Again, variables were inconsistent, and it is difficult to generalize about their sustain characteristics. It is interesting, however, to compare the massive bridge with the aluminum adjusters and the wood adjusters. The only real tendencies seem to be that the notes A, G and g harmonic vibrate louder and longer with bridge height adjusters within this 1.1 second period.

Listening Test

A closed system programmed onto laptop was used for flexible listening tests and exact data processing. Soundcomparison is a program written especially for such tests which presents a written dialogue to a test participant on the monitor screen, plays tone samples from its database through headphones, asks for a decision and records the results. The test parameters were defined, then sound files of three types of tones were selected and stored in the program’s databank.

Sound file Selection and Processing

Three types of tones were chosen to be compared: a low pizzicato (contra E, ca.41 Hz), a low bowed tone (contra E, ca.41 Hz), and a medium-range bowed tone (B, ca. 123 Hz). These three tones were extracted from the recordings of all adjuster variables and processed by equalizing volume and eliminating initiation and decay. A second set of separate massive bridge tones was also chosen as a control.

Testing Method

Using SoundComparison, candidates were asked to give some personal statistics and introduced to the test. The processed sound excerpts were played in pairs in a specific order which remained the same for each separate test. One series of massive bridge tones was used as a comparison and always present in the pairs. The control pairs played the identical file twice; all other pairs were either a different recording of the same adjuster variable (massive bridge) or different recording and variable. Test participants were asked to judge examples as "the same" ("gleich") or "not the same" ("nicht gleich"). 24 pairs (3 tones x 8 variables) were played twice during each test, resulting in 48 judgements per test and 960 judgements in all. Twenty people participated in the test, the majority of whom are music students.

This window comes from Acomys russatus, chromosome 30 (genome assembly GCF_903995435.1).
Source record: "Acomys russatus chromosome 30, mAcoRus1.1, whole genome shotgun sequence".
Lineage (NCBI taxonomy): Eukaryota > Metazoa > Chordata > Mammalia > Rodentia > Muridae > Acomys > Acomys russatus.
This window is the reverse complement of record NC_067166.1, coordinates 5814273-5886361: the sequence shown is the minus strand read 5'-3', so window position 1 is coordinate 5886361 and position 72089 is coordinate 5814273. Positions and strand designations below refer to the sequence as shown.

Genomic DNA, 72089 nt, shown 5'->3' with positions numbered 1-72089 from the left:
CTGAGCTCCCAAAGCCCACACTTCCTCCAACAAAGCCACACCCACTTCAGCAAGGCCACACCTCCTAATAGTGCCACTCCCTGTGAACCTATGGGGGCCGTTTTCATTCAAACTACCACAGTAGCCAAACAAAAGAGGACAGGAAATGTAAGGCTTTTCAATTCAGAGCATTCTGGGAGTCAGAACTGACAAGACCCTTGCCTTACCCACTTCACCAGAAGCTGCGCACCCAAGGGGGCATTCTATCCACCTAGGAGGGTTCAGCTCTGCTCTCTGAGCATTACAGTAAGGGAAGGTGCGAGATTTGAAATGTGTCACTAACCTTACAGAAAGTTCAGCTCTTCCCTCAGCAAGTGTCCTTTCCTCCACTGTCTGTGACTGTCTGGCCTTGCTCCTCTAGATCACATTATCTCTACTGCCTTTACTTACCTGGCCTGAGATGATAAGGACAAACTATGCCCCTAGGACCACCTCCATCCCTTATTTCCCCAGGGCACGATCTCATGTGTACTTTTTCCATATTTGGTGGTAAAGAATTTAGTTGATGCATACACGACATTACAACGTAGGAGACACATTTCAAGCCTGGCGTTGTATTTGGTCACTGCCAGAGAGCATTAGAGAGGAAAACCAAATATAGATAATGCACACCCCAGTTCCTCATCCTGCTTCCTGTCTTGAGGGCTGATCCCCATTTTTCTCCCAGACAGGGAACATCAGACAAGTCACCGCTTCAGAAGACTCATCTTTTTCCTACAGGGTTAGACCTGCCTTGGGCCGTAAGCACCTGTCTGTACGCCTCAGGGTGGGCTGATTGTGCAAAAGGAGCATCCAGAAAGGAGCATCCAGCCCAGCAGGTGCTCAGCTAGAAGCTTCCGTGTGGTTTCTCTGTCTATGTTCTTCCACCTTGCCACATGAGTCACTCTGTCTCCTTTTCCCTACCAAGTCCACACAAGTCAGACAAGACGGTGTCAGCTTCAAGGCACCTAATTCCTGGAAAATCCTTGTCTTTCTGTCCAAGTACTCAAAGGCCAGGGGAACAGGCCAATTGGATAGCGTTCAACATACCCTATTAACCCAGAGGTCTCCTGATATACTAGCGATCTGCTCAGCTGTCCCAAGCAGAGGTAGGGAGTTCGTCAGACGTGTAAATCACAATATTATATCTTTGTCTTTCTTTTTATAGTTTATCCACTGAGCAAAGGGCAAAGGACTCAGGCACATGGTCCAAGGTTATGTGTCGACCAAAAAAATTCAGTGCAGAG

The bar on the left shows that the identical files were judged by almost all participants (99.16%) to sound the same. The next bar shows results of the massive bridge comparison between different recordings of the same variable (63.1%). Though there is a large difference between the identical control files in the first bar and the massive bridge comparison in the second column, the closest bridge height adjusters, the maple DiLeone and brass standard models (17.43%), were judged the same significantly less often. Adjusters that were judged the fewest times to sound the same, such as the aluminum Boehm (4.15%), aluminum standard (8.3%) or lignum vitae Kolstein (9.13%) models, sound the least like a massive bridge with these tones.